Section 44
Chapter 43,962

Plasma lipoproteins in familial lecithin: cholesterol acyltransferase deficiency: structure of low and high density lipoproteins as revealed by elctron microscopy

Forte, T.; Norum, K.R.; Glomset, J.A.; Nichols, A.V.

Journal of Clinical Investigation 50(5): 1141-1148


ISSN/ISBN: 0021-9738
PMID: 5552411
Accession: 043961257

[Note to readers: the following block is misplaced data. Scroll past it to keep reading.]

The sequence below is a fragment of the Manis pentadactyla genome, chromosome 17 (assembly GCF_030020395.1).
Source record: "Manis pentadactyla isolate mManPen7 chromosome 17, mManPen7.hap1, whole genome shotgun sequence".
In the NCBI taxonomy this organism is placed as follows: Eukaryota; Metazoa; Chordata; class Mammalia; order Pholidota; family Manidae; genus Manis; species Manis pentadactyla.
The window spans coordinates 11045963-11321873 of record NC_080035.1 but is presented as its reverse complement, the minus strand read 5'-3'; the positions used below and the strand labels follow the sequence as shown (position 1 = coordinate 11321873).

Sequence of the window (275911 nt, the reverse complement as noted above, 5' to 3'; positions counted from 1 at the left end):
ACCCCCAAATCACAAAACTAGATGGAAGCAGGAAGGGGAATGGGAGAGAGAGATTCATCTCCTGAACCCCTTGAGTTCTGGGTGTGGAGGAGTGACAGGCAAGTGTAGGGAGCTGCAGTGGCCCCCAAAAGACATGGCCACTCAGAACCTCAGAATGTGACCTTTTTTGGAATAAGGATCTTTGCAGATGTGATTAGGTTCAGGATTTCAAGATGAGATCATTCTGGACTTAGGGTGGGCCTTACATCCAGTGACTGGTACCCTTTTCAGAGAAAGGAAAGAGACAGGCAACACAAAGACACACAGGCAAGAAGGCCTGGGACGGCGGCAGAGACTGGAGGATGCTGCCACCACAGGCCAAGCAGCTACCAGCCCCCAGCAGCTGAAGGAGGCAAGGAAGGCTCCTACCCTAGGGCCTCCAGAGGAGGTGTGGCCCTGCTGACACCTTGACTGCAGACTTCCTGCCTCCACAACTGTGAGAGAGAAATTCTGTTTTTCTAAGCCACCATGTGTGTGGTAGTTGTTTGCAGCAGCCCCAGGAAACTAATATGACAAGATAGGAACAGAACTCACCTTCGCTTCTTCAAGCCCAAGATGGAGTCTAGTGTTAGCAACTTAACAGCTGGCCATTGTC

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The low density lipoproteins (LDL) of d 1.019-1.063 g/ml of patients with familial lecithin: cholesterol acyltransferase (LCAT) deficiency show marked heterogeneity when viewed with the electron microscope. At least two types of particles are present, one large and the other small. The large particles predominate in a LDL subfraction of large molecular weight isolated by gel filtration on 2% agarose gel. They appear to be flattened structures with diameters mainly in the range of 900-1200 A. The small particles predominate in a LDL subfraction of smaller molecular weight isolated by filtration on the same type of gel. They are 210-250 A in diameter and are similar to normal LDL in size and shape. The high density lipoproteins (HDL) also are heterogeneous. The majority of particles are disc-shaped structures 150-200 A in diameter. The discs are mainly present in stacks which have a periodicity of 50-55 A and a variable length. Each disc appears to be made up of a rosette of smaller globular units 50 A in diameter. The appearance of these large molecular weight HDL contrasts with that of normal HDL, which are 70-100 A in diameter and aggregate in monolayers that show hexagonal packing of particles. A small percentage of the patients' HDL consists of structures 45-60 A in diameter. These predominate in a smaller molecular weight HDL subfraction isolated by gel filtration on Sephadex G200. The particles are present in monolayer aggregates but never form stacked structures similar to those seen in the large molecular weight HDL subfraction.

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